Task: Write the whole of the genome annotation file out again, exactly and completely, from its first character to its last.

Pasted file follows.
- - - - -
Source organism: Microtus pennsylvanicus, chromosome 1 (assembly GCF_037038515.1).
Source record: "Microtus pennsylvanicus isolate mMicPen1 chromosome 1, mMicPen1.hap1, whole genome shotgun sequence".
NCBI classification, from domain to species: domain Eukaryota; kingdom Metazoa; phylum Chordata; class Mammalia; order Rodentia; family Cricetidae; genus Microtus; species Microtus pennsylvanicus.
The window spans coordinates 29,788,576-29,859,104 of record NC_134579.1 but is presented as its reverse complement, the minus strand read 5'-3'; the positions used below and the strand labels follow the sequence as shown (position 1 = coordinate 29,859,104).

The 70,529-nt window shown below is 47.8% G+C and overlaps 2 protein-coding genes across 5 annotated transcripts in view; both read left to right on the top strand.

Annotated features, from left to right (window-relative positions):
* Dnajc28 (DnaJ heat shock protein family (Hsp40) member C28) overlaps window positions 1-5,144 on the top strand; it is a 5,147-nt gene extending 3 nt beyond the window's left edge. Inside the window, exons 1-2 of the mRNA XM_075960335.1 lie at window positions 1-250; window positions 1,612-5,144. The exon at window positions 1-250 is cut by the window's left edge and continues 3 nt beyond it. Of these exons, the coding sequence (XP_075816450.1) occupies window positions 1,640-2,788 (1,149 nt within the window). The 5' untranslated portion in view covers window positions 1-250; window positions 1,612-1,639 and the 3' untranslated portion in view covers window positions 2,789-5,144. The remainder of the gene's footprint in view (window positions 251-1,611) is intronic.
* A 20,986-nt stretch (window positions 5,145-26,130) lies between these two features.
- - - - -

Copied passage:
Source organism: Microtus pennsylvanicus, chromosome 1 (assembly GCF_037038515.1).
Source record: "Microtus pennsylvanicus isolate mMicPen1 chromosome 1, mMicPen1.hap1, whole genome shotgun sequence".
NCBI classification, from domain to species: domain Eukaryota; kingdom Metazoa; phylum Chordata; class Mammalia; order Rodentia; family Cricetidae; genus Microtus; species Microtus pennsylvanicus.
The window spans coordinates 29,788,576-29,859,104 of record NC_134579.1 but is presented as its reverse complement, the minus strand read 5'-3'; the positions used below and the strand labels follow the sequence as shown (position 1 = coordinate 29,859,104).

The 70,529-nt window shown below is 47.8% G+C and overlaps 2 protein-coding genes across 5 annotated transcripts in view; both read left to right on the top strand.

Annotated features, from left to right (window-relative positions):
* Dnajc28 (DnaJ heat shock protein family (Hsp40) member C28) overlaps window positions 1-5,144 on the top strand; it is a 5,147-nt gene extending 3 nt beyond the window's left edge. Inside the window, exons 1-2 of the mRNA XM_075960335.1 lie at window positions 1-250; window positions 1,612-5,144. The exon at window positions 1-250 is cut by the window's left edge and continues 3 nt beyond it. Of these exons, the coding sequence (XP_075816450.1) occupies window positions 1,640-2,788 (1,149 nt within the window). The 5' untranslated portion in view covers window positions 1-250; window positions 1,612-1,639 and the 3' untranslated portion in view covers window positions 2,789-5,144. The remainder of the gene's footprint in view (window positions 251-1,611) is intronic.
* A 20,986-nt stretch (window positions 5,145-26,130) lies between these two features.